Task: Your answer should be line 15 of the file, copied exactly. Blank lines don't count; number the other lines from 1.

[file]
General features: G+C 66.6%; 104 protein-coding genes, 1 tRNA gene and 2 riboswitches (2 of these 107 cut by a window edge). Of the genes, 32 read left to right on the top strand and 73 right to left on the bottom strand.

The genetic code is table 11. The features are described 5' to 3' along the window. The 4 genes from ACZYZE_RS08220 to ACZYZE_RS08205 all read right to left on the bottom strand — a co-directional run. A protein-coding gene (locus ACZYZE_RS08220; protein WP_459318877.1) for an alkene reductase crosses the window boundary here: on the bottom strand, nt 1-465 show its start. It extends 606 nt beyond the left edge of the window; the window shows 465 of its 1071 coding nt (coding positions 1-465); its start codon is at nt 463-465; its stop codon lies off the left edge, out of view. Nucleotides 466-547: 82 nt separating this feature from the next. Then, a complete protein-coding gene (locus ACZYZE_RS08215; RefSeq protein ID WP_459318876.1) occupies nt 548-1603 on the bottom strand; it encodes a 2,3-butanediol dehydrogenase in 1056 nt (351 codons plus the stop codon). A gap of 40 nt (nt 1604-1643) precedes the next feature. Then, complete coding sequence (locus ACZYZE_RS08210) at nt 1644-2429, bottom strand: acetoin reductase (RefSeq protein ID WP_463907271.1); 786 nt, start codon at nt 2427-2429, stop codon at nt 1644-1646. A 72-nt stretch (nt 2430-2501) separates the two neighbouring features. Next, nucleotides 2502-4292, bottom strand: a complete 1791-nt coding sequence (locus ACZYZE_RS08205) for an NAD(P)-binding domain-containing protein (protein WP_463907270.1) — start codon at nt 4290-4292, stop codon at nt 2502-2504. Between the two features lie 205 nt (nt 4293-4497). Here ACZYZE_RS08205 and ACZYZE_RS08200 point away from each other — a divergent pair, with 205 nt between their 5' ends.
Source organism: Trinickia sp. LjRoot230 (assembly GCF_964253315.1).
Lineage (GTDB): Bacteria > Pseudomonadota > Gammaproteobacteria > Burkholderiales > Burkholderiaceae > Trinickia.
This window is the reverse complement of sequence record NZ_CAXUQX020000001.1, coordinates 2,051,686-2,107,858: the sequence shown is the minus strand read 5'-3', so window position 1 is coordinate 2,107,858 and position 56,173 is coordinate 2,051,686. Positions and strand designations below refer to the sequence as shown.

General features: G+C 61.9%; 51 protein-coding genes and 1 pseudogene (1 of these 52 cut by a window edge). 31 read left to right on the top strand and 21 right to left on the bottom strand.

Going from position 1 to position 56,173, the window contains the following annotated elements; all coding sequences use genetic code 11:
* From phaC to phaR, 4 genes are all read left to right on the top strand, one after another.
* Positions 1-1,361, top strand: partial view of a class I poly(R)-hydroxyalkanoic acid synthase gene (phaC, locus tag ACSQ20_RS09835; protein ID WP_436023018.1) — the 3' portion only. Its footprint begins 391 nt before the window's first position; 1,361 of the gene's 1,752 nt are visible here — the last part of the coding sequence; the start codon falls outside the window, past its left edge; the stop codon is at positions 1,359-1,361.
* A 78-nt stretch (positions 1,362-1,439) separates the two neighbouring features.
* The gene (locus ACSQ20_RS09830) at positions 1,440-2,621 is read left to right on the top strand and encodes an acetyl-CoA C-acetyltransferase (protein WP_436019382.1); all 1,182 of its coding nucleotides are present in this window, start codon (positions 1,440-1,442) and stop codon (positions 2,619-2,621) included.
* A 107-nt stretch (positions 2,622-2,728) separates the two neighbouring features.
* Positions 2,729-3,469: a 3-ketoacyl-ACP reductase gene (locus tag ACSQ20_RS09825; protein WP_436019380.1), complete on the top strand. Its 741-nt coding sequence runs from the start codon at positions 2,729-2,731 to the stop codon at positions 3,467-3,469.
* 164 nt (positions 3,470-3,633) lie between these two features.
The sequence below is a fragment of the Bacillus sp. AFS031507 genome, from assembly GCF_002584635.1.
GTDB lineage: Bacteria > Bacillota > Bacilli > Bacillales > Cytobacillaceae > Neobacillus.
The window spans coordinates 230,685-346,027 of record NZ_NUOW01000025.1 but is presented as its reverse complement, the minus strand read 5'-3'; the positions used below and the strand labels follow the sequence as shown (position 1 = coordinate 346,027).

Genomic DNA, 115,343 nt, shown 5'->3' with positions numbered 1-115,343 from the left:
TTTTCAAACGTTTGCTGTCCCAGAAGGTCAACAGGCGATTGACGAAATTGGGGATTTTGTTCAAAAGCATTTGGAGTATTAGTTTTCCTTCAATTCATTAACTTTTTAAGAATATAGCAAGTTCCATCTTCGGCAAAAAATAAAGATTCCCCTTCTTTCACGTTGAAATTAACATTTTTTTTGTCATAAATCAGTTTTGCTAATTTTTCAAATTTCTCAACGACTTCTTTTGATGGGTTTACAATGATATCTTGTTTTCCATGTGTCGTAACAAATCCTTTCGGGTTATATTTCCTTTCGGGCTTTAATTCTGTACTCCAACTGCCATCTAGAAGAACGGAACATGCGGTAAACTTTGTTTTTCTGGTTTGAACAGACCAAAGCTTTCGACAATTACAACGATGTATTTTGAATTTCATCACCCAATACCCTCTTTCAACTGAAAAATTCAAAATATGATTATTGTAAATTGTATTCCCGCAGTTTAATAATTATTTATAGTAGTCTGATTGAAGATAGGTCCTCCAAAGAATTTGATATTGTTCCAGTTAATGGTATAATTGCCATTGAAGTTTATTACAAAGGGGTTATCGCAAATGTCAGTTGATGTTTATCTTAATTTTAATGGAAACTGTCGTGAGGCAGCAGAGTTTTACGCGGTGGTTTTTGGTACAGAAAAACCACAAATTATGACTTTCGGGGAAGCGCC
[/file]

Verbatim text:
The sequence below is a fragment of the Bacillus sp. AFS031507 genome, from assembly GCF_002584635.1.